Idealism (check definition)

Andrew Wayne Austin aaustin at SPAMutkux.utcc.utk.edu
Sat Aug 21 12:57:45 MDT 1999



[Here is that longer post I mentioned]

On Wed, 18 Aug 1999, Xxxzx Xyyxyz wrote:

>Then, for idealists in general, is the crux based up the proof -- what
>other methods of proof do Idealists use? (faith, etc?)

The method of proof for a rationalist is non-contradiction. I wasn't
talking about all idealism. Religion rests on faith/doctrine. Empiricism
relies on sense data. It depends on which form of idealism we wish to
discuss. Some idealisms say that ideas which are unknown to us are
alienated.

>Yes, materialism is of course the practice (application) of what we
>know. But fundamentally, in theory, it must accept that there is
>something beyond our knowledge (ie a working of the universe) that is
>behind all things. This has little or no consequence in PRACTICAL
>matters -- you work with what you have -- what you can do. I should make
>this more clear for both.

I don't think the argument is saved by clarification. For materialists--at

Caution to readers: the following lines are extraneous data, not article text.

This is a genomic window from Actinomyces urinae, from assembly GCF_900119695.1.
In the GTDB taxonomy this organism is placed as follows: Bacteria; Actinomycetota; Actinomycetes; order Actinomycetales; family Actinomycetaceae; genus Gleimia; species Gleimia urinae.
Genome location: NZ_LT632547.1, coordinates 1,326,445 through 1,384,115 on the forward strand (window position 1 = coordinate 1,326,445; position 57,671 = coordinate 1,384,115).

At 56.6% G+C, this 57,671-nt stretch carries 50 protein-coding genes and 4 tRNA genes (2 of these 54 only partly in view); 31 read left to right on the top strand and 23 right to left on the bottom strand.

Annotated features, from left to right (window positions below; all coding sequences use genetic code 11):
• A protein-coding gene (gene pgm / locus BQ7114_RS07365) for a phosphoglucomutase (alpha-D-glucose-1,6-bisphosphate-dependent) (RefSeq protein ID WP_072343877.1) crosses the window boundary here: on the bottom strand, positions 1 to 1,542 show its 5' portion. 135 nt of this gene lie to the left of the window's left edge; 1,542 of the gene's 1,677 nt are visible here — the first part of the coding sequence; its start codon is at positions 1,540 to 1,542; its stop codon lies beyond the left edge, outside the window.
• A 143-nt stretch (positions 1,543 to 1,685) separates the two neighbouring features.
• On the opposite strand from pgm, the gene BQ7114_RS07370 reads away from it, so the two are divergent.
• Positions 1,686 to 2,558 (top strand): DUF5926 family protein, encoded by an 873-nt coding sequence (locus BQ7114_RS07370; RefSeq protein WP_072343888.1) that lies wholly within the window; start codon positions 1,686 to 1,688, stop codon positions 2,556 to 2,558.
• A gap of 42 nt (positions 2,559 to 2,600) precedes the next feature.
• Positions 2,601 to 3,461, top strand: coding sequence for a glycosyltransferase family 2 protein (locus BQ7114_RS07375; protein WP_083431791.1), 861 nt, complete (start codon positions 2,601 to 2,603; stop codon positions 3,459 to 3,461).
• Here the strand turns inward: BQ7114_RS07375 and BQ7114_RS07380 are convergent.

least for that form of materialism to which I subscribe--there is
something that operates behind the phenomenal world, but this something is
constituted by objective structures and relations and their dynamic
interdependencies and is, at least in part, knowable.

>  I see, thank you. A similar example may succeed in its place: A tree
>falls in the forest, does it make a sound if nothing is there to hear
>it?

I don't think this is similar. The tree falling in the forest depends
quite a bit on how you define sound. The chicken and the egg bit doesn't
depend on how one defines chicken or egg.

>In this, the negation of the ability to emprically prove is laid inside.
>I do not, however, know if this would be a problem for the idealist, as
>it is difficult for me to think without basing thought on empricism.

I am not sure of your position, but to clarify: empiricism is a form of
idealism.

>Ok, this can be improved. Then, instead of the fickleness I introduced,
>what needs to be written is that taking to the one side is using the
>material basis of the world as the reason for choice;  taking to the
>other side is using the ideal basis of the world as the reason for
>choice.

This is basically saying the same thing as before, isn't it?

Andy


[PS--actually this post wasn't that long. Maybe I had planned to write
more.]










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